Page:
Rantoul Police Sergeant Teaches Taser Safety
As early as next year, Champaign police officers will start carrying tasers.
The Champaign City Council voted 6-3 Tuesday night to allow its police department to use Tasers.
Champaign Police will buy 25 Tasers with built-in cameras and a Use of Force Policy to govern their deployment. But Taser opponents say the weapons are dangerous and prone to abuse.
Rantoul police Sgt. Marcus Beach teaches a taser training course at the Illinois Police Academy. Beach said every police recruit is offered the opportunity by his or her department to undergoing taser training that follows with a certification.
The seven-hour training and certification includes a detailed presentation about the taser itself, citing what the device can and cannot do, a voluntary exposure, in which recruits will be shocked for five seconds with the taser, and finally a stress course, where police recruits must make real-time decisions on whether discharging a taser is warranted for a variety of situations.
For example, Sgt. Beach said a taser could be used if a subject was carrying a weapon, or if he or she were resisting an officer in a violent manner where a subject may hit them or kick them or have any other type of physical altercation.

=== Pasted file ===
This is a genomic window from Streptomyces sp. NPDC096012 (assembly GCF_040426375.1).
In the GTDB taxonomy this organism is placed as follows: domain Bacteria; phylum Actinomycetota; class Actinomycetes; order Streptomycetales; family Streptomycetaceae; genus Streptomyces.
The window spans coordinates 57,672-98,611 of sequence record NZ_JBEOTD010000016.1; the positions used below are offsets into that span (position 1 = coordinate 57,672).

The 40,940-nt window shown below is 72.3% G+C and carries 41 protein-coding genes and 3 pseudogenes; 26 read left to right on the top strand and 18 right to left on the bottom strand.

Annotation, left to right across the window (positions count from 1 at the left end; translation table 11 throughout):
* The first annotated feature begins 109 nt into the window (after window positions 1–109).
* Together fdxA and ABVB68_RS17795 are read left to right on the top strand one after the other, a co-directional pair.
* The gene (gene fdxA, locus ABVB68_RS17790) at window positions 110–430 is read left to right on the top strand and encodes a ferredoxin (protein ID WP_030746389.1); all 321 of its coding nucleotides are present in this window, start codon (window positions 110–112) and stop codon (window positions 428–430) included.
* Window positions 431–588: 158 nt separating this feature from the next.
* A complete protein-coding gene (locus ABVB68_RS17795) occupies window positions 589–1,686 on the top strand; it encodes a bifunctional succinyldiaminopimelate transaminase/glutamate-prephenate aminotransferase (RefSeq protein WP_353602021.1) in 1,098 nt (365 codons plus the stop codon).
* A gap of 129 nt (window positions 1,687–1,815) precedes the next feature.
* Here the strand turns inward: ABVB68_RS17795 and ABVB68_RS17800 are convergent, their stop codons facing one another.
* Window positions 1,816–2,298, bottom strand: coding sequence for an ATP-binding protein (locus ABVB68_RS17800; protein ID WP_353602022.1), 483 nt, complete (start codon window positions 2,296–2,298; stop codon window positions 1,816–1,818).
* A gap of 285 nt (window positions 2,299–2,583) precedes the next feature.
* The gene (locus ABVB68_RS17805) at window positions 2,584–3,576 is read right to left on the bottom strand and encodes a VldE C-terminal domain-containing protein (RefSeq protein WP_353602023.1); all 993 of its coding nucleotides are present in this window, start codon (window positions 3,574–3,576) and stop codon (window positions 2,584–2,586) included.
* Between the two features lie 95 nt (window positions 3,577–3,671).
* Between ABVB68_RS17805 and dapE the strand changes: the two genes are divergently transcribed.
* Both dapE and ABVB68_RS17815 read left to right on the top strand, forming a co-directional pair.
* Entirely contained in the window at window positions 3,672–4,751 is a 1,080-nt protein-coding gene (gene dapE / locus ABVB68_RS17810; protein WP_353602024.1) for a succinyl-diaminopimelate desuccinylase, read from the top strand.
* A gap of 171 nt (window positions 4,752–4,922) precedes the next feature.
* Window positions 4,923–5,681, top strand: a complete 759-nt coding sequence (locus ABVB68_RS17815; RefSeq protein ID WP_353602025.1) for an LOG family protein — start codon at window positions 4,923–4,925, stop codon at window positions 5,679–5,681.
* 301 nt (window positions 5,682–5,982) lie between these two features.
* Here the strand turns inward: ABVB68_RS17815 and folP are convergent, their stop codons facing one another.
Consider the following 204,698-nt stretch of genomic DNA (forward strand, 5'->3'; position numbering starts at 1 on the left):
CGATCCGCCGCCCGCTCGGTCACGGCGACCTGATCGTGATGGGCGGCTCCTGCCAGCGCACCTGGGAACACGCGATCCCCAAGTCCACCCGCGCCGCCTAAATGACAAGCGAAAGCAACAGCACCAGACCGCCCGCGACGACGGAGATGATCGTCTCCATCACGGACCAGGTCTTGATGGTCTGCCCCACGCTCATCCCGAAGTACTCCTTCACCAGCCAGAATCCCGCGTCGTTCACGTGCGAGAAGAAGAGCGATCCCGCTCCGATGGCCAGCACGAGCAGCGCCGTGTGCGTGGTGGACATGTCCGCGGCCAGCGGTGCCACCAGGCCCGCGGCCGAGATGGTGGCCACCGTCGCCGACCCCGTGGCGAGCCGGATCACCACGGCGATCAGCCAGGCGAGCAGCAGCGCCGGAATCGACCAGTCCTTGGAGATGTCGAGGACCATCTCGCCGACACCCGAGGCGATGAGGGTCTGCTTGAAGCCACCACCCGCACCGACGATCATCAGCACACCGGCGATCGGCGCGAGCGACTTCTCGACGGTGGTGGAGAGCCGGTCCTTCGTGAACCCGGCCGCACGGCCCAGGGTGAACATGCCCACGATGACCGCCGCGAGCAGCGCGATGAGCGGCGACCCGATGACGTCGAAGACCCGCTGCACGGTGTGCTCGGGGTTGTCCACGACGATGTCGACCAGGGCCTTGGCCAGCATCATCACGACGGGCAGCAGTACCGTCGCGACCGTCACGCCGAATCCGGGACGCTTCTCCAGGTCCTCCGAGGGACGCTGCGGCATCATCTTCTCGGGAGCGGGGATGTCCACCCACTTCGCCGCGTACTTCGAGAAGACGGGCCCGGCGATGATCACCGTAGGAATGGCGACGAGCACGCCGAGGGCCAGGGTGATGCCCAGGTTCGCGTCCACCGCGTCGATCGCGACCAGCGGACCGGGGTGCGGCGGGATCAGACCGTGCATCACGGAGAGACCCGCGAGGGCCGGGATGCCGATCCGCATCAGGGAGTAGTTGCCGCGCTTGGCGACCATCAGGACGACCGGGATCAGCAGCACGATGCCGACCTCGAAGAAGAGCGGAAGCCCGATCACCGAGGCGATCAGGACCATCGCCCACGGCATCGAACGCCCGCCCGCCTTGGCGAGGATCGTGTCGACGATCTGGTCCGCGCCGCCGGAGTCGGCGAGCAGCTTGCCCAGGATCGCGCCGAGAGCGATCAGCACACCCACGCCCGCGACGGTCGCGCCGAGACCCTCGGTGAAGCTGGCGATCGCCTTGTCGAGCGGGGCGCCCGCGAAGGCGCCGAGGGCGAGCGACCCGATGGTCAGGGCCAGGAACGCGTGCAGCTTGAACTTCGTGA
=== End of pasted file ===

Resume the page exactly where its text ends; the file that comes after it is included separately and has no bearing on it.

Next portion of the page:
Fifteen residents of Champaign and Urbana spoke against the Tasers in remarks to the city council Tuesday night, while two residents spoke in their favor.
Many cited incidents in which police used Tasers improperly, or people died or suffered serious injuries after Tasers were used on them.
Sgt. Beach said one of the biggest misconceptions about tasers include falsely cited statistics on taser related deaths.
"People don't understand that so far there has never been a case where the electricity from a taser has caused somebody's death," said Beach. "Certainly there are instances where people have died after the use of a taser. That stuff is related more so to falls or medical conditions that the person had."
Additionally, Sgt. Beach said there is a misunderstanding of the actual intensity of the voltage in a taser. According to Beach the voltage is the amount of pressure that is pushing the electricity out of the taser, but he said that is not what makes tasers dangerous.
"What matter is things like amperage, and the flow of electrons, that's what makes electricity dangerous. So it's very low voltage and very low amperage, and that's why I go back to the electricity of a taser never caused the death of a person, because it's simply not enough energy to change the heartbeat of an individual," said Beach.